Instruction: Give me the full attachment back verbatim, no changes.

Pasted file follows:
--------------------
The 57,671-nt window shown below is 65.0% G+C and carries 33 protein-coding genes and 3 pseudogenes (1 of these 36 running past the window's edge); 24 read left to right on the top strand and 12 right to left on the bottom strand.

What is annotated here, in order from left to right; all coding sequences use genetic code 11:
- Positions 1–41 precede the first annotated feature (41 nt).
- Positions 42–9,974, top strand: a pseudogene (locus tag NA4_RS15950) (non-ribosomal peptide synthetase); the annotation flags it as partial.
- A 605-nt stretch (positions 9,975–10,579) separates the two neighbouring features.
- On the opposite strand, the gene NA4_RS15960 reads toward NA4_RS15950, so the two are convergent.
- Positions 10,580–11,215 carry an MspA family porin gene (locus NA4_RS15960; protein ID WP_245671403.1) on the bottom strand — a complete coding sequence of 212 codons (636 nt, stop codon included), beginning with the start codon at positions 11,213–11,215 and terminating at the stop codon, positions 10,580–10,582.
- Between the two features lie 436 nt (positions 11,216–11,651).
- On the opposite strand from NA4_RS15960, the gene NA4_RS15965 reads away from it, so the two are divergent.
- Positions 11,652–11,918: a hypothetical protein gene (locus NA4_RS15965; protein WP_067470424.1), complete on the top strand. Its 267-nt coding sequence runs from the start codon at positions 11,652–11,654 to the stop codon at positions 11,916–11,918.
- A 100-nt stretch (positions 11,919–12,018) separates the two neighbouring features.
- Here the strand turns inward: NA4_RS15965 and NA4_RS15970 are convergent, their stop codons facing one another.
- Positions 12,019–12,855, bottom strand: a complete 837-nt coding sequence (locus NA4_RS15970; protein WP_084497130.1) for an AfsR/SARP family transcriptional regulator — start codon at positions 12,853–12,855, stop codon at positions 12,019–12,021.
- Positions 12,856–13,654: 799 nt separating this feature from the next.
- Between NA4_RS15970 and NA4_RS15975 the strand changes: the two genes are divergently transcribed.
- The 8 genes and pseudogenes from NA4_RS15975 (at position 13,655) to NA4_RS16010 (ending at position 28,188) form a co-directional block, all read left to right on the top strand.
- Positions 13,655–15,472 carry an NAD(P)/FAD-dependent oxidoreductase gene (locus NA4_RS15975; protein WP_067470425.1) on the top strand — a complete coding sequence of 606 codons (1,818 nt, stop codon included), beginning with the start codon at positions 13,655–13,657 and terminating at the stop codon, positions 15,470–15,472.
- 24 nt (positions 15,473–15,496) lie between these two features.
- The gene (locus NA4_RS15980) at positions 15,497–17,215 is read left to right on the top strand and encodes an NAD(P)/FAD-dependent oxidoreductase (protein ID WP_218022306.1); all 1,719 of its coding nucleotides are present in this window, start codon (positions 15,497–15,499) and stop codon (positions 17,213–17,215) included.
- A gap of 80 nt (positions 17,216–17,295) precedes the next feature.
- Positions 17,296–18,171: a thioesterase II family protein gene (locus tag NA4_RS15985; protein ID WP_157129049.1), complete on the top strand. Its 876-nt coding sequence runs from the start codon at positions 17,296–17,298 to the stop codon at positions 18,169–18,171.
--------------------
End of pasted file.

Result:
The 57,671-nt window shown below is 65.0% G+C and carries 33 protein-coding genes and 3 pseudogenes (1 of these 36 running past the window's edge); 24 read left to right on the top strand and 12 right to left on the bottom strand.

What is annotated here, in order from left to right; all coding sequences use genetic code 11:
- Positions 1–41 precede the first annotated feature (41 nt).
- Positions 42–9,974, top strand: a pseudogene (locus tag NA4_RS15950) (non-ribosomal peptide synthetase); the annotation flags it as partial.
- A 605-nt stretch (positions 9,975–10,579) separates the two neighbouring features.
- On the opposite strand, the gene NA4_RS15960 reads toward NA4_RS15950, so the two are convergent.
- Positions 10,580–11,215 carry an MspA family porin gene (locus NA4_RS15960; protein ID WP_245671403.1) on the bottom strand — a complete coding sequence of 212 codons (636 nt, stop codon included), beginning with the start codon at positions 11,213–11,215 and terminating at the stop codon, positions 10,580–10,582.
- Between the two features lie 436 nt (positions 11,216–11,651).
- On the opposite strand from NA4_RS15960, the gene NA4_RS15965 reads away from it, so the two are divergent.
- Positions 11,652–11,918: a hypothetical protein gene (locus NA4_RS15965; protein WP_067470424.1), complete on the top strand. Its 267-nt coding sequence runs from the start codon at positions 11,652–11,654 to the stop codon at positions 11,916–11,918.
- A 100-nt stretch (positions 11,919–12,018) separates the two neighbouring features.
- Here the strand turns inward: NA4_RS15965 and NA4_RS15970 are convergent, their stop codons facing one another.
- Positions 12,019–12,855, bottom strand: a complete 837-nt coding sequence (locus NA4_RS15970; protein WP_084497130.1) for an AfsR/SARP family transcriptional regulator — start codon at positions 12,853–12,855, stop codon at positions 12,019–12,021.
- Positions 12,856–13,654: 799 nt separating this feature from the next.
- Between NA4_RS15970 and NA4_RS15975 the strand changes: the two genes are divergently transcribed.
- The 8 genes and pseudogenes from NA4_RS15975 (at position 13,655) to NA4_RS16010 (ending at position 28,188) form a co-directional block, all read left to right on the top strand.
- Positions 13,655–15,472 carry an NAD(P)/FAD-dependent oxidoreductase gene (locus NA4_RS15975; protein WP_067470425.1) on the top strand — a complete coding sequence of 606 codons (1,818 nt, stop codon included), beginning with the start codon at positions 13,655–13,657 and terminating at the stop codon, positions 15,470–15,472.
- 24 nt (positions 15,473–15,496) lie between these two features.
- The gene (locus NA4_RS15980) at positions 15,497–17,215 is read left to right on the top strand and encodes an NAD(P)/FAD-dependent oxidoreductase (protein ID WP_218022306.1); all 1,719 of its coding nucleotides are present in this window, start codon (positions 15,497–15,499) and stop codon (positions 17,213–17,215) included.
- A gap of 80 nt (positions 17,216–17,295) precedes the next feature.
- Positions 17,296–18,171: a thioesterase II family protein gene (locus tag NA4_RS15985; protein ID WP_157129049.1), complete on the top strand. Its 876-nt coding sequence runs from the start codon at positions 17,296–17,298 to the stop codon at positions 18,169–18,171.